For about a decade, Tom Colicchio has been best known for the affable but no-nonsense figure he cuts as a judge on the hit Emmy-winning reality TV show Top Chef. He also runs a restaurant empire that spans Los Angeles, Las Vegas, and Miami Beach, centered on his landmark Manhattan restaurant Craft, renowned for its devotion to top-quality ingredients and mastery of technique.
But this bona fide celebrity chef is also a true soldier in food policy fights. Back in 2012, he co-founded Food Policy Action, a group that pushes for more worker-friendly and environmentally friendly national food policy. And this year, he helped launch Plate of the Union, an effort to "amplify the voice of millions of Americans who care about food and farm issues" during the presidential election. To get a grip on the concept of President Donald Trump and what it might mean for our plates, I interviewed Colicchio for Bite podcast.
I asked him about Trump's vow to expel millions of Mexican immigrants, the lifeblood of restaurant kitchens and farm fields. Colicchio said the GOP's take on immigration is essentially cynical—the party is beholden to business interests, including big restaurant chains, that rely on migrant labor. But it also balks at giving the workers who feed the nation a path to citizenship, for fear that they'll end up voting for Democrats.
"That really is what all this [Trump's anti-immigrant rhetoric] is about," he said. "Farmers in this country, they need immigrant labor, they rely on it," he said. "I believe when Trump takes a look at immigration and who needs it, he's going to change his tune very quickly."
He also took a poke at the the National Restaurant Association, the trade group that represents Colicchio's own industry, for lobbying to keep the minimum wage low, and name-checked ROC United, a group that advocates higher pay and better conditions for restaurant workers. (We interviewed ROC's executive director, the excellent Saru Jayaraman, for Bite back in April.)
Colicchio spoke of the need to broaden the movement to reform the food system to be less elitist and more inclusive. He argued that the iconic photo of Trump digging into KFC with a knife and fork on his private jet was a conscious effort to exploit this elite reputation. Trump was sending a message, Colicchio argues: "This is okay—the cultural elites are making fun of your fried chicken and your fast food, and I'm embracing it; I'm one of you."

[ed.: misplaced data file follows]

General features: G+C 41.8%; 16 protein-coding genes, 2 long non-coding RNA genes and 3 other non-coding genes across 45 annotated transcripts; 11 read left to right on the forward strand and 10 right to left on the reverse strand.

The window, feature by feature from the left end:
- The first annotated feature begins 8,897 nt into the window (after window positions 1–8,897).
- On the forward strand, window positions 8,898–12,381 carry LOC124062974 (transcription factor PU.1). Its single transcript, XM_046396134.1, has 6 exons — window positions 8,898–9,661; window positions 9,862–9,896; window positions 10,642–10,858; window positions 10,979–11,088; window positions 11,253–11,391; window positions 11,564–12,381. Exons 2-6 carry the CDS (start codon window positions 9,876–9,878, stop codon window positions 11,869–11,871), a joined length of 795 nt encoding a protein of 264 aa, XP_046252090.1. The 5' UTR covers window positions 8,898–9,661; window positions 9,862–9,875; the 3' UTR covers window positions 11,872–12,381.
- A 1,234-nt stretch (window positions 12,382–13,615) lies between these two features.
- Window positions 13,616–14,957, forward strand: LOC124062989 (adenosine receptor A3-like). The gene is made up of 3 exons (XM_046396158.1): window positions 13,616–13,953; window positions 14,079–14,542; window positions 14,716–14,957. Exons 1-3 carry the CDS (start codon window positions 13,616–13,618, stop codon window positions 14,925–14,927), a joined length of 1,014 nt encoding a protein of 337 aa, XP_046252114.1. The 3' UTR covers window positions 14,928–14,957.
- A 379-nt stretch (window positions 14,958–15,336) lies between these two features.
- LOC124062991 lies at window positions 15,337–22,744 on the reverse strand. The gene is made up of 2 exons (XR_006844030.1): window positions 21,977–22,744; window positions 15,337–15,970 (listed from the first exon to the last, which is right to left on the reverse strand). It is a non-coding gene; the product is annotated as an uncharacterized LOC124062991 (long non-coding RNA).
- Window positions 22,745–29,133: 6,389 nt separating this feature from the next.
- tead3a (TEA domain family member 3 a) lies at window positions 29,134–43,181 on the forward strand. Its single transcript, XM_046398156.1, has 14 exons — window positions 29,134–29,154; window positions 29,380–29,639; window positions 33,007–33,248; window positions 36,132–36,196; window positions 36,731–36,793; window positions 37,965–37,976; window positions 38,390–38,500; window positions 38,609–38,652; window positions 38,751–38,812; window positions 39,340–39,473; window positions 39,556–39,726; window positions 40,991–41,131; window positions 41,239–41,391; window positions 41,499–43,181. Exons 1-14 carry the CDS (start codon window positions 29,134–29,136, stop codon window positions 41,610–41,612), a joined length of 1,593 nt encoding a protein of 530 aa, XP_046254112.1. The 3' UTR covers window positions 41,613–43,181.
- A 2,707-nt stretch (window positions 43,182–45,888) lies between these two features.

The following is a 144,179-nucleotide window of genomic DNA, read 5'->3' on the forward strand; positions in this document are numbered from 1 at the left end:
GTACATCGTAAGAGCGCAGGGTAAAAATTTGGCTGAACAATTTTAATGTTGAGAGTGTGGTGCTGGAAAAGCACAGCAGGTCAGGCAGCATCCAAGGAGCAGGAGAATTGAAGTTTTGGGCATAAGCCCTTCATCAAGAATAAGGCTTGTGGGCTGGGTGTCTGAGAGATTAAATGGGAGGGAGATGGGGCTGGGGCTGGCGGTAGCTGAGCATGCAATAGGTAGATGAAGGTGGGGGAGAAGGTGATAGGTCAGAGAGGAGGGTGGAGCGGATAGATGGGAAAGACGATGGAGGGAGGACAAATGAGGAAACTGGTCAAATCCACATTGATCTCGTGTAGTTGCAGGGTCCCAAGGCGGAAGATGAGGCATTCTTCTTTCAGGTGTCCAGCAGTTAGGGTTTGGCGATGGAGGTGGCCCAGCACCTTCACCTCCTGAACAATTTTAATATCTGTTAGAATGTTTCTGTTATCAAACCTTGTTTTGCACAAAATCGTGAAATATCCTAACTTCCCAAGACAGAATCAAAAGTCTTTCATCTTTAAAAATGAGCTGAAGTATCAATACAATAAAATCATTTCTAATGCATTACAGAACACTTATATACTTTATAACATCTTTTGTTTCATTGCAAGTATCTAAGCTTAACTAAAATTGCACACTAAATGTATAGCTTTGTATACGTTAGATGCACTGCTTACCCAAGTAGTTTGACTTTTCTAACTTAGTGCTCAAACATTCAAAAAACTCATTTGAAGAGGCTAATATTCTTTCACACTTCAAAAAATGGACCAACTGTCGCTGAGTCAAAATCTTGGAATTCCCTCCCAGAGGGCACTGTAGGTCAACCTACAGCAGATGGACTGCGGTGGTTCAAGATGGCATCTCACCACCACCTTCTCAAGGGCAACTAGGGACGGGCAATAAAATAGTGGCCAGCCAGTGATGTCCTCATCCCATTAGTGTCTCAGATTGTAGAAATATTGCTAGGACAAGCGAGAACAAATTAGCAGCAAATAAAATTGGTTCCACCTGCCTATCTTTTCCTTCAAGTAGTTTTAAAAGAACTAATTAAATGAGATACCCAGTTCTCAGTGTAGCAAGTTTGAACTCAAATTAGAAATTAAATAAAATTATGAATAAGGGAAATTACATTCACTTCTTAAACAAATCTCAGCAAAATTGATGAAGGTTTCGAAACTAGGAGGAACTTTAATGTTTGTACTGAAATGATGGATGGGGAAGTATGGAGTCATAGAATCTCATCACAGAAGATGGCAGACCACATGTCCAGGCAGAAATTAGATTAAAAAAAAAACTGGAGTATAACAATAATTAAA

The chef issued a stirring defense of anti-hunger policies, noting that Trump had avoided promising to cut social programs, a smart move given that a large portion of his targeted white working-class constituency relies on them. Colicchio said that while Speaker of the House Paul Ryan (R.-Wis.) has been salivating for years at the prospect of slashing food aid programs, there'd be "serious pushback" against efforts to cut them.
Toward the end of the conversation, I realized I was talking to a Manhattan business magnate with strong political opinions and a potent reality TV platform. Since that all sounded extremely familiar, I asked Colicchio whether he's ever thought of running for president. After a hearty laugh, he said that "unlike some other people on reality TV, I don't believe I'm actually qualified to do the job." But he added that "there's a part of me that would love to run" for a congressional seat on Long Island, where he has a home. Colicchio stressed that he probably won't, because he has two young children as well as several restaurants to operate. But he sounded quite a bit more open to the possibility than he has in the past—just a year and a half ago, he categorically rejected the prospect of running for Congress.